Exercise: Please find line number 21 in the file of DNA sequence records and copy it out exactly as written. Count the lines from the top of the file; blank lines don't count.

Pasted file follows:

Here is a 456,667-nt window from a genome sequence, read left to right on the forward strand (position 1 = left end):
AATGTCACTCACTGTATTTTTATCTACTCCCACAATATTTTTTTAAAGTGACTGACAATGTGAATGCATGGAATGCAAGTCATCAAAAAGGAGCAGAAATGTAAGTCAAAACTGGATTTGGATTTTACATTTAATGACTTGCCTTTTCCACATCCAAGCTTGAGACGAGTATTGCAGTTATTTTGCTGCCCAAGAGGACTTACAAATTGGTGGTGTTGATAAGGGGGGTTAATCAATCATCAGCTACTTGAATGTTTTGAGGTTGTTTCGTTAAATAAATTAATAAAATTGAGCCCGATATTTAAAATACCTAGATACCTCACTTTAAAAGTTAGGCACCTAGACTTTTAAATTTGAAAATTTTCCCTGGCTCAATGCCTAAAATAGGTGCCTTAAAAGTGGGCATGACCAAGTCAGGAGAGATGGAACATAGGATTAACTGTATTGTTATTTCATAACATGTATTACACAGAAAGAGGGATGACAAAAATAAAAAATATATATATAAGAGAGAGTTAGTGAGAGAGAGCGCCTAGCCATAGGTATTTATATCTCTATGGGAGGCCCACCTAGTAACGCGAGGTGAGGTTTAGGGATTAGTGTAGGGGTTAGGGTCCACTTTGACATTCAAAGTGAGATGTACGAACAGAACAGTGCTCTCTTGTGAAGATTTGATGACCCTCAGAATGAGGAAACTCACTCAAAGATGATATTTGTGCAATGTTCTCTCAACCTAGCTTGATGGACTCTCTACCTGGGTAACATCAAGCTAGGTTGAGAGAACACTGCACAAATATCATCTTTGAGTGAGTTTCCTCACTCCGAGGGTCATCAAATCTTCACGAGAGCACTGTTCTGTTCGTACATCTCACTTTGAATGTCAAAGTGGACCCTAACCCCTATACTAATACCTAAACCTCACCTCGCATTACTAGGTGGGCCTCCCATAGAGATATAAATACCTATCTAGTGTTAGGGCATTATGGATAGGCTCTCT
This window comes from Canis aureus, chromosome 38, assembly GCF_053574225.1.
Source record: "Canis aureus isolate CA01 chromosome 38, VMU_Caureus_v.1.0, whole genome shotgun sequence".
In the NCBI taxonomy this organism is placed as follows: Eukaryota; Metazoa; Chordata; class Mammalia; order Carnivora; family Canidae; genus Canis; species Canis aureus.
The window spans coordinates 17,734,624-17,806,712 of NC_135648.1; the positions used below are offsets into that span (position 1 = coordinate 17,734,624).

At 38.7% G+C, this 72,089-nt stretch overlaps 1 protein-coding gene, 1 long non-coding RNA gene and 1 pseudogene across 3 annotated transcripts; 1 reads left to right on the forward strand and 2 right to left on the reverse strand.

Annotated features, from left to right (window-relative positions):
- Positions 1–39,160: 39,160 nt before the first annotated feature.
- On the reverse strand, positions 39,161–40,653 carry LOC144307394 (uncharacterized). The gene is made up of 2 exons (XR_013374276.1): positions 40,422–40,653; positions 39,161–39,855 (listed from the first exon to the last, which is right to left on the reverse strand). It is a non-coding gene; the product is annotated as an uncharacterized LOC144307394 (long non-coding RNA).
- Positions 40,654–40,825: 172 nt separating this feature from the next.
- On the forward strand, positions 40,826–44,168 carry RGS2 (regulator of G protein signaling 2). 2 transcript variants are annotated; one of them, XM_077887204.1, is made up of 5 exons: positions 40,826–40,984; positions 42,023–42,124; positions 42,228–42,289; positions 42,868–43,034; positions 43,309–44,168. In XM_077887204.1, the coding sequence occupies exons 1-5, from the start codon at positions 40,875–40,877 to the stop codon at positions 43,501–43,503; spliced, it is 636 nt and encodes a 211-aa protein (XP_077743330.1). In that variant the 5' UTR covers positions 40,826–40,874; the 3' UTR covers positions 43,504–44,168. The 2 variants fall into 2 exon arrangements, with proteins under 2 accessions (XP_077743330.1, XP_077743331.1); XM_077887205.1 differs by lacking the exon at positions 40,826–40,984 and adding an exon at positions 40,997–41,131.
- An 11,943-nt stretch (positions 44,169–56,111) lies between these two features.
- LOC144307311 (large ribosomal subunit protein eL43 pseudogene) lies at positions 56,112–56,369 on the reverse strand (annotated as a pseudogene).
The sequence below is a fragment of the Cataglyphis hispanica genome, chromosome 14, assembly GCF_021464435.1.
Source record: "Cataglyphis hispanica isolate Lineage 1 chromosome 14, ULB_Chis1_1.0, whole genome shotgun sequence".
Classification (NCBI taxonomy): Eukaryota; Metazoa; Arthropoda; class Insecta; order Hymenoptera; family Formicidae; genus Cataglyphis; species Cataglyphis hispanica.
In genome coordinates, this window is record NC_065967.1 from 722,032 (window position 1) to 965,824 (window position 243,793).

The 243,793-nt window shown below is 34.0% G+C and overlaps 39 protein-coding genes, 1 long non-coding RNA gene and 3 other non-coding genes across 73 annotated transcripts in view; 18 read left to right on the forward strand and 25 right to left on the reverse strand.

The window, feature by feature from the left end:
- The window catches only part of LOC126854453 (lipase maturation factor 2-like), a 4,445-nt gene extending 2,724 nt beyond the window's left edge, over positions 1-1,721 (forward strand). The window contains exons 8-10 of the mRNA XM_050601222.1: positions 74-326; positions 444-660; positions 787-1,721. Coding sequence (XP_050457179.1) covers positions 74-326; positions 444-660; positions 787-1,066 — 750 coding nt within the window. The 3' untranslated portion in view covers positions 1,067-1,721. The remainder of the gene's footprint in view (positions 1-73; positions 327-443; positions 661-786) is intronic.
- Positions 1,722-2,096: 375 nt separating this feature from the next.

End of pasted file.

- The window catches only part of LOC126854453 (lipase maturation factor 2-like), a 4,445-nt gene extending 2,724 nt beyond the window's left edge, over positions 1-1,721 (forward strand). The window contains exons 8-10 of the mRNA XM_050601222.1: positions 74-326; positions 444-660; positions 787-1,721. Coding sequence (XP_050457179.1) covers positions 74-326; positions 444-660; positions 787-1,066 — 750 coding nt within the window. The 3' untranslated portion in view covers positions 1,067-1,721. The remainder of the gene's footprint in view (positions 1-73; positions 327-443; positions 661-786) is intronic.